Creating complex characters: Dolores in She’s Come Undone

Creating complex characters: Dolores in She’s Come Undone


This week it’s Dolores Price’s turn in the complex characters spotlight. Dolores is the star of Wally Lamb’s debut novel, She’s Come Undone. She’s a character that I use often in the workshops and courses that I deliver as she is amazing. Written by a 40-something man but one of the strongest and most memorable female narrators I have ever come across.

The story follows her from childhood to middle-age and although, as the novel title suggests, she goes through some really hard times I never found the book hard-going. It was compelling, heartbreaking, funny, poignant and ultimately uplifting (without having a shmaltzy ending) even though it covers themes such as sexual abuse, adultery, abandonment, mental health breakdowns and obsession.

We start with a young Dolores having a brutal introduction to the ways of the world when her beloved father leaves the family home as he’s having an affair, and never really bothers with Dolores again. Setting in motion a life for her that’s filled with mistrust, low-self-esteem, and a burning desire to be in control of people and situations, which ultimately leads to more heartache but with moments of joy and love along the way.

So why is Dolores so memorable? She’s one of the most complex and contradictory characters I’ve come across and also one of the most consistent (the 3Cs of character).

She’s surly, angry, manipulative and a liar. She’s funny, self-deprecating, vulnerable and desperate for someone to love her. She consistently behaves in ways that are really out of order but you find yourself rooting for her. She also consistently treats herself badly, physically and mentally, and you want to shake her when she looks like she’s finally having some moments of self-realisation only to slip back into the behaviours she’s always relied on, even though they are clearly harming her.

What makes her so memorable is that we’ve all been there. We’ve all done thing we know are bad for us, we’ve all shied away from dealing with the things that are making us sad. Dolores goes too far in her attempt to control things and I don’t think there’s many of us that will have done lots of what she gets up to. I’m not going to tell you what she does – go read the book if you haven’t already. It’s a brilliant book and a brilliant learning tool for us as writers.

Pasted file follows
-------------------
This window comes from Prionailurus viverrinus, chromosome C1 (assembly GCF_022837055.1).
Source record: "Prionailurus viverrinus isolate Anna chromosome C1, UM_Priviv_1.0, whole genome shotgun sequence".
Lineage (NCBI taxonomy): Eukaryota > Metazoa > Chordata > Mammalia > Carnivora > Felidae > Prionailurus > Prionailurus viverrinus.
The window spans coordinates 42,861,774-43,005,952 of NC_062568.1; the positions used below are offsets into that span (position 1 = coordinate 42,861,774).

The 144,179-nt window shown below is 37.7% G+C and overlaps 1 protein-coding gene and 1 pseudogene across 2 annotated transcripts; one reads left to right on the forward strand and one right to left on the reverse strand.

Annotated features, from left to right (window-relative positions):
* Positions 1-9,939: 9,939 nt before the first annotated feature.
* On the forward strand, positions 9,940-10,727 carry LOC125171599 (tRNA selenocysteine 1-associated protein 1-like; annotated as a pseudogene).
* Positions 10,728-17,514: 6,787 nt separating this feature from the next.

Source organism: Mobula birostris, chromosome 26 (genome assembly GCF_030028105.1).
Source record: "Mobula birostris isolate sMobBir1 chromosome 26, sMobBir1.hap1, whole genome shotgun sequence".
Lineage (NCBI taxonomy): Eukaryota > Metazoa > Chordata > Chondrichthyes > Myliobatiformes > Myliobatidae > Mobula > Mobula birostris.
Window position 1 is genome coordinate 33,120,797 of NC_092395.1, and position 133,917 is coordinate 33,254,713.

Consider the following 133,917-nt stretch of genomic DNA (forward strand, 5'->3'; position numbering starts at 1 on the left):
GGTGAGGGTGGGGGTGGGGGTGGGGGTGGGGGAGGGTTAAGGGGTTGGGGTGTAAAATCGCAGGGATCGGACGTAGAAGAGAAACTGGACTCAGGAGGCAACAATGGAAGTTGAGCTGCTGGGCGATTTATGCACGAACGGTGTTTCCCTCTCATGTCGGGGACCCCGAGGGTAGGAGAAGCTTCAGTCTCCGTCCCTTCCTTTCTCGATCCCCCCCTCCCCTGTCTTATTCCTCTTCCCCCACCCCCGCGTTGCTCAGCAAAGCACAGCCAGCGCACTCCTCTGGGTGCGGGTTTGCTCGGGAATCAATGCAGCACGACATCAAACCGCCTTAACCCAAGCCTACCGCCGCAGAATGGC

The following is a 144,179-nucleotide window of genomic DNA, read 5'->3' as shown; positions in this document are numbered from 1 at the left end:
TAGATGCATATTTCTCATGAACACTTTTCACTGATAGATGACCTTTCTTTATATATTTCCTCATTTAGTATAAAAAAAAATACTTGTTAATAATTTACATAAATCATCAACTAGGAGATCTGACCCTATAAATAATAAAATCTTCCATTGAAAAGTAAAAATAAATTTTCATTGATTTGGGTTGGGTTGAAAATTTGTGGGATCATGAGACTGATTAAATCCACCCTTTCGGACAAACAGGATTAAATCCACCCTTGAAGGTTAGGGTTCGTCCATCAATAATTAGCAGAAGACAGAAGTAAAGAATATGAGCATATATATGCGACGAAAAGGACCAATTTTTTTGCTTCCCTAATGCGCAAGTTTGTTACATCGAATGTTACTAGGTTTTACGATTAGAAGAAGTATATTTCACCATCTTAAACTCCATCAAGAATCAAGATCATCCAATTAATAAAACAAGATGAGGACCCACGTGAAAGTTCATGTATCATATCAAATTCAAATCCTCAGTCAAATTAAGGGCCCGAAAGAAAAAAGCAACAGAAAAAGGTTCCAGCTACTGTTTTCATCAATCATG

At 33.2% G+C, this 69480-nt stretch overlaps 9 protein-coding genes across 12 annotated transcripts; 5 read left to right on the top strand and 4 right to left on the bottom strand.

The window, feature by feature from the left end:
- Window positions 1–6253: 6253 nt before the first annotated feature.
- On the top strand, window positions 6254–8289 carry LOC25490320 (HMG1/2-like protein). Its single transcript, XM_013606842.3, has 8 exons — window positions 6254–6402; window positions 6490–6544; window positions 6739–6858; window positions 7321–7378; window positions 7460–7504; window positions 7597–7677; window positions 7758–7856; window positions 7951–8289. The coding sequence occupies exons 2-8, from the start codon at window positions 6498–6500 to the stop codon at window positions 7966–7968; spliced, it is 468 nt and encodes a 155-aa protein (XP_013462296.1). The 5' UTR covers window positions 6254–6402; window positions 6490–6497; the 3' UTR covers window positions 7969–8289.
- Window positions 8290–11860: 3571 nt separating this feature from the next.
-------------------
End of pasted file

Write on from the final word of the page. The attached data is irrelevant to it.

Writing exercise

Create a character that shares the traits I’ve listed above for Dolores. Play around and find a voice for them by writing for 20 minutes from the sentence starter: I wish I could…

Then write a scene where they are doing something most people would think is a terrible thing to do but that will keep the reader on their side anyway.


If you’re feeling brave, post your scene in the comments below as we’d love to read it!



How to write a novel in a month, not only November

Are you doing NaNoWriMo? I imagine when this goes out, it will all be over for this year, the hand cramp, the dreaded daily total, the prompts and the lingering sense of guilt because you haven’t donated any money, because, well, Christmas – but you really will next year, look, you’ve written it on the calendar – but yes, all over for another year, and was it all worth it?

Well, yes. It’s bloomin’ hard finding time to write, and somehow the virtual tick-tick-cheer of NaNoWriMo is really good at getting those words onto paper. But if you’ve missed it this year, or have no idea what I’m talking about, then here are my tips for getting that book onto paper at any time of the year.